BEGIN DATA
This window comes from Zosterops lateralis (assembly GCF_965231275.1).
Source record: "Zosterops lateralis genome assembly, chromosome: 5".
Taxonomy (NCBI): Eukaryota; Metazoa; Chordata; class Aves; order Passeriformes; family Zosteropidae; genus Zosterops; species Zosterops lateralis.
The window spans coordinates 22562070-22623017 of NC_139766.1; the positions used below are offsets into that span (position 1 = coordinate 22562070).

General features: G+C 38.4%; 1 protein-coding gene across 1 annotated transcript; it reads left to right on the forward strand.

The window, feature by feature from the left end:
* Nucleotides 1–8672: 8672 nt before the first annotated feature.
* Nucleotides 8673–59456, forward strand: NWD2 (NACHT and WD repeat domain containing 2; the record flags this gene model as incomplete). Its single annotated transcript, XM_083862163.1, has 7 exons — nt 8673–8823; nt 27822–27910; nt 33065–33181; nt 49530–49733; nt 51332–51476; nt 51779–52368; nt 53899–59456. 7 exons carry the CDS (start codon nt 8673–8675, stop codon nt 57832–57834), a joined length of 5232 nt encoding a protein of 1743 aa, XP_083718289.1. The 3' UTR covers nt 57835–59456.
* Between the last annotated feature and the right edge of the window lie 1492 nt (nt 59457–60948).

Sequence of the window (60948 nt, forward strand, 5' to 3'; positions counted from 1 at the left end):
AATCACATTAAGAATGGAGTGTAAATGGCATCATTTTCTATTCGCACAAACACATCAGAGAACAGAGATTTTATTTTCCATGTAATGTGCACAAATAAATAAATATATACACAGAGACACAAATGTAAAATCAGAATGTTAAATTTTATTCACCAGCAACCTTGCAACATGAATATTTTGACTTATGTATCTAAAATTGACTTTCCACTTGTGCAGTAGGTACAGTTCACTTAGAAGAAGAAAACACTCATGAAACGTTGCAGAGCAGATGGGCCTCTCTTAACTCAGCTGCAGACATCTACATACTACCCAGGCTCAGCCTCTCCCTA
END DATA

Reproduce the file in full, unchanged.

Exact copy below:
This window comes from Zosterops lateralis (assembly GCF_965231275.1).
Source record: "Zosterops lateralis genome assembly, chromosome: 5".
Taxonomy (NCBI): Eukaryota; Metazoa; Chordata; class Aves; order Passeriformes; family Zosteropidae; genus Zosterops; species Zosterops lateralis.
The window spans coordinates 22562070-22623017 of NC_139766.1; the positions used below are offsets into that span (position 1 = coordinate 22562070).

General features: G+C 38.4%; 1 protein-coding gene across 1 annotated transcript; it reads left to right on the forward strand.

The window, feature by feature from the left end:
* Nucleotides 1–8672: 8672 nt before the first annotated feature.
* Nucleotides 8673–59456, forward strand: NWD2 (NACHT and WD repeat domain containing 2; the record flags this gene model as incomplete). Its single annotated transcript, XM_083862163.1, has 7 exons — nt 8673–8823; nt 27822–27910; nt 33065–33181; nt 49530–49733; nt 51332–51476; nt 51779–52368; nt 53899–59456. 7 exons carry the CDS (start codon nt 8673–8675, stop codon nt 57832–57834), a joined length of 5232 nt encoding a protein of 1743 aa, XP_083718289.1. The 3' UTR covers nt 57835–59456.
* Between the last annotated feature and the right edge of the window lie 1492 nt (nt 59457–60948).

Sequence of the window (60948 nt, forward strand, 5' to 3'; positions counted from 1 at the left end):
AATCACATTAAGAATGGAGTGTAAATGGCATCATTTTCTATTCGCACAAACACATCAGAGAACAGAGATTTTATTTTCCATGTAATGTGCACAAATAAATAAATATATACACAGAGACACAAATGTAAAATCAGAATGTTAAATTTTATTCACCAGCAACCTTGCAACATGAATATTTTGACTTATGTATCTAAAATTGACTTTCCACTTGTGCAGTAGGTACAGTTCACTTAGAAGAAGAAAACACTCATGAAACGTTGCAGAGCAGATGGGCCTCTCTTAACTCAGCTGCAGACATCTACATACTACCCAGGCTCAGCCTCTCCCTA